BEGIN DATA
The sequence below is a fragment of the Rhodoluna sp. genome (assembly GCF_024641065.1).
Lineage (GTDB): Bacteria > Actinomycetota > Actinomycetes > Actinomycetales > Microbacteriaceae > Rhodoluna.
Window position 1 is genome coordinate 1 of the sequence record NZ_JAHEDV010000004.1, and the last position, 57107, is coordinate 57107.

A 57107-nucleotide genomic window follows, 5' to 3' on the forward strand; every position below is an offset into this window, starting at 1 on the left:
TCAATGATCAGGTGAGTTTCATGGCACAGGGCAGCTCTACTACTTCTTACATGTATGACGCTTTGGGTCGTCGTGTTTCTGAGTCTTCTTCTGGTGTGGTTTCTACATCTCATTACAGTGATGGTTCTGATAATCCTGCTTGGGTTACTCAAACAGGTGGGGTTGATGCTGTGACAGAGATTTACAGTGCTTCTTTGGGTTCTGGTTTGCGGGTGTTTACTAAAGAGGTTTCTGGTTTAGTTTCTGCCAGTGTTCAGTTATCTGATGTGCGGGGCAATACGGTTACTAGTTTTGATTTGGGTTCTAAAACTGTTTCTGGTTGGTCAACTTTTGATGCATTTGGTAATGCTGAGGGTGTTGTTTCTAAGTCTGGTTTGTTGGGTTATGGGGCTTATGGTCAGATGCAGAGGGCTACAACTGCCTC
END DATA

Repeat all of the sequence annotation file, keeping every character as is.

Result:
The sequence below is a fragment of the Rhodoluna sp. genome (assembly GCF_024641065.1).
Lineage (GTDB): Bacteria > Actinomycetota > Actinomycetes > Actinomycetales > Microbacteriaceae > Rhodoluna.
Window position 1 is genome coordinate 1 of the sequence record NZ_JAHEDV010000004.1, and the last position, 57107, is coordinate 57107.

A 57107-nucleotide genomic window follows, 5' to 3' on the forward strand; every position below is an offset into this window, starting at 1 on the left:
TCAATGATCAGGTGAGTTTCATGGCACAGGGCAGCTCTACTACTTCTTACATGTATGACGCTTTGGGTCGTCGTGTTTCTGAGTCTTCTTCTGGTGTGGTTTCTACATCTCATTACAGTGATGGTTCTGATAATCCTGCTTGGGTTACTCAAACAGGTGGGGTTGATGCTGTGACAGAGATTTACAGTGCTTCTTTGGGTTCTGGTTTGCGGGTGTTTACTAAAGAGGTTTCTGGTTTAGTTTCTGCCAGTGTTCAGTTATCTGATGTGCGGGGCAATACGGTTACTAGTTTTGATTTGGGTTCTAAAACTGTTTCTGGTTGGTCAACTTTTGATGCATTTGGTAATGCTGAGGGTGTTGTTTCTAAGTCTGGTTTGTTGGGTTATGGGGCTTATGGTCAGATGCAGAGGGCTACAACTGCCTC